Friday, 22 May 2020

Essential listening for anyone interested in Estonian music: Vox Clamantis' profoundly beautiful account of the music of Cyrillus Kreek, 'The suspended harp of Babel'

The suspended harp of Babel;
Cyrillus Kreek The suspended harp of Babel; Vox Clamantis, Jaan-Eik Tulve, Anna-Liisa Eller, Angela Ambrosini, Marco Ambrosini; ECM Records

Reviewed by Robert Hugill on 22 May 2020 Star rating: 5.0 (★★★★★)
Music at once familiar and unfamiliar, the Estonian choir explores the sacred music of one of the founders of the Estonian choral tradition

To listen to the choral pieces on this disc is to hear music which is somehow familiar. The name of the composer Cyrillus Kreek may well be unfamiliar, but his use of Estonian folk-song as material and his way of treating it musically has had great influence in Estonia. To listen to this music is to hear an essential component of the DNA of much 20th century and contemporary Estonian music. The Suspended Harp of Babel from ECM Records features Vox Clamantis and Jaan-Eik Tulve (conductor), Marco Ambrosini and Angela Ambrosini (nyckleharpa), Anna-Liisa Eller (kannel) in four of Kreek's psalm settings, a selection of his arrangements of Estonia folk-hymns, and settings of verses from the Orthodox liturgy.

Estonian folk-music is threaded through Kreek's work, alongside choral music, the two indissolubly intertwined; Kreek would notate nearly 1300 folk songs, both sacred and secular, and would create choral arrangements of around three quarters of these, providing a fundamental component in the make-up of Estonian choirs. [see my article on Cyrillus Kreek for more background]. Whilst in Psalms of David (1923), the music is his own, in Sacred Folk Songs consists of arrangements of existing Estonian folk-material, but there is a continuum between the two and Kreek's own music has all its elements based on folk material, but used in a sophisticated and sympathetic way. To listen to Kreek's music is to hear his influence on Veljo Tormis and Arvo Part, but it is also to hear that Kreek trained in St Petersburg Conservatory (1908-1916) at a time when Rachmaninov's All Night Vigil (Vespers) was premiered. But Kreek's ear for colour, and his way with his material means that he creates his own distinctive world.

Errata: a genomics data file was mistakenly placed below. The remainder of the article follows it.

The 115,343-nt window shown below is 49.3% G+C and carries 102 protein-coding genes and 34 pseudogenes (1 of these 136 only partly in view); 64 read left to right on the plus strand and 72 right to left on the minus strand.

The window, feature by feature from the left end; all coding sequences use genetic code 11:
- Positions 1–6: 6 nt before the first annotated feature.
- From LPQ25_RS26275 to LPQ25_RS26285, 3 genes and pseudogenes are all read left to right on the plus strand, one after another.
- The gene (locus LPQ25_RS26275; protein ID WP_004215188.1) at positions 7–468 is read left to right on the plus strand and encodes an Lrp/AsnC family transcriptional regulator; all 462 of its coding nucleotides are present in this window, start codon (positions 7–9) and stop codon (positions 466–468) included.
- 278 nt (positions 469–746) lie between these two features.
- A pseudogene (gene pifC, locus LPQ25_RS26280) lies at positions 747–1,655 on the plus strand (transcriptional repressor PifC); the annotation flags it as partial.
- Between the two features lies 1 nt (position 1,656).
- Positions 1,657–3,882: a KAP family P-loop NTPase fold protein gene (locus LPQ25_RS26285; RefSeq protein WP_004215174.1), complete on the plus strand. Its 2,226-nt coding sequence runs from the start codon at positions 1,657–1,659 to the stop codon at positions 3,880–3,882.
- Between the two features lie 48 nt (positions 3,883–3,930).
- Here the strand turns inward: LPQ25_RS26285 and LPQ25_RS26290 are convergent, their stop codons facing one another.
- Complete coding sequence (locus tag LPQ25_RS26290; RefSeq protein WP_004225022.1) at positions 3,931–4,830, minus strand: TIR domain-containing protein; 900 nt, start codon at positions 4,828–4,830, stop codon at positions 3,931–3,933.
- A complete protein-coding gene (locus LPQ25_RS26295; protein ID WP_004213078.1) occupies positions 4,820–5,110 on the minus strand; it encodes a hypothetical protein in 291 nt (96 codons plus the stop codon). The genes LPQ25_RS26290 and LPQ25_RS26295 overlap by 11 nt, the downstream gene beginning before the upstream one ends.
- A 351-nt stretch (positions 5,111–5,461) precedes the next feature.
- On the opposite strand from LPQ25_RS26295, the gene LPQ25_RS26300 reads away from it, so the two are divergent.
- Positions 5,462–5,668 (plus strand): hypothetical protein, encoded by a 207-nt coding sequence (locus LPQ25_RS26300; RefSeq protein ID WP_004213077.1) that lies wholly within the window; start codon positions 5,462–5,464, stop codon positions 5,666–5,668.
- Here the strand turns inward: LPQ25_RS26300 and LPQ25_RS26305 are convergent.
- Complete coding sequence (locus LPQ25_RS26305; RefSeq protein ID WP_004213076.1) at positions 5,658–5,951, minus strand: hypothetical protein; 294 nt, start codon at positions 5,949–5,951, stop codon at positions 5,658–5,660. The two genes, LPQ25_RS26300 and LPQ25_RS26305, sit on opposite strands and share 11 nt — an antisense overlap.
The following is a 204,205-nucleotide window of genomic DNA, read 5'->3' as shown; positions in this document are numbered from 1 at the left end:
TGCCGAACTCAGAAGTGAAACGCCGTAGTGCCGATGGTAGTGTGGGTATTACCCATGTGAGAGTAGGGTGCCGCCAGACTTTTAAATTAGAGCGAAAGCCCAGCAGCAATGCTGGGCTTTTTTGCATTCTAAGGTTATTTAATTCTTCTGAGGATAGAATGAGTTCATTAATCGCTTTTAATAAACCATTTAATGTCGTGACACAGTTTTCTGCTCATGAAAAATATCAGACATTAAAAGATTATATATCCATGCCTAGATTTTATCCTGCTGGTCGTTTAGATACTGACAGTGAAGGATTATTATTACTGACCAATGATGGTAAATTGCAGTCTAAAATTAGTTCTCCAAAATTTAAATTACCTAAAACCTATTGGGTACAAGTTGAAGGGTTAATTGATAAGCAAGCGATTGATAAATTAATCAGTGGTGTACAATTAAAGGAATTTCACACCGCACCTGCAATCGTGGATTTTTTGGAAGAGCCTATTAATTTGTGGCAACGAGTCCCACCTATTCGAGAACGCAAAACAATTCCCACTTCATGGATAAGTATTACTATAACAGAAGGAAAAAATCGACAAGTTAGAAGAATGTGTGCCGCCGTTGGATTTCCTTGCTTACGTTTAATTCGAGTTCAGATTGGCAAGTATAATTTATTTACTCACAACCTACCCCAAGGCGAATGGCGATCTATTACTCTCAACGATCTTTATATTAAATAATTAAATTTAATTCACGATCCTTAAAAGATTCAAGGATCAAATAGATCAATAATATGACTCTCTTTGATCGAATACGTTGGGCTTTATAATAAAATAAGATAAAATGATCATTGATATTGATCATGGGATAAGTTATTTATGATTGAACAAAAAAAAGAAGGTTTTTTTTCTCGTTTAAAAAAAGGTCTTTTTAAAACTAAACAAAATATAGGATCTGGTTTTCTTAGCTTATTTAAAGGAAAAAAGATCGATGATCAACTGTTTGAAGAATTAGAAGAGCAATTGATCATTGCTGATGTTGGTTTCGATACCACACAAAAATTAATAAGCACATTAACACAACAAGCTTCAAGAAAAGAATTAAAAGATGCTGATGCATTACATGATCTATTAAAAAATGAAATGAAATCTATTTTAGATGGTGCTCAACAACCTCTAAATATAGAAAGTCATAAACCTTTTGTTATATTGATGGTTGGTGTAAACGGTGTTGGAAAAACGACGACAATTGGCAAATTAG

Cyrillus Kreek
Cyrillus Kreek
On this disc, the 14-voice Estonian choir Vox Clamantis and its conductor Jaan-Eik Tulve perform four of Cyrillus Kreek's psalm settings, Psalms 104, 123 and 141 from 1923 and Psalm 137 from 1938, which set Estonian texts from the country's Lutheran tradition. Kreek's music is highly responsive to the music of the Estonian language (it is a shame that the booklet includes translations but not the original texts), and you feel that it is the treatment of the language which is a major feature of this music. These were not liturgical pieces, Kreek abbreviates the longer psalms, but music intended for the concert hall. And these are not just folk pastiches, Kreek has a sophisticated ear for colour, with an imaginative use of texture, all of which is beautifully captured by the singers [I was lucky enough to hear them live in some of Kreek's music at the 2017 Estonian Music Days, see my review].

Another thread running through the disc is Kreek's arrangements of Estonian folk-hymns. We hear five of these Whilst great is our poverty, From heaven above the earth I come, Awake my heart, Do the birds worry, and He who lets God prevail, where the performances combine voice with nyckelharpa (a traditional Swedish keyed fiddle) and kannel (an Estonian zither), here played by Marco and Angela Ambrosini, and Anna-Liisa Eller.  Some of the instrumental preludes and interludes were created by Marco Ambrosini based on Kreek's material.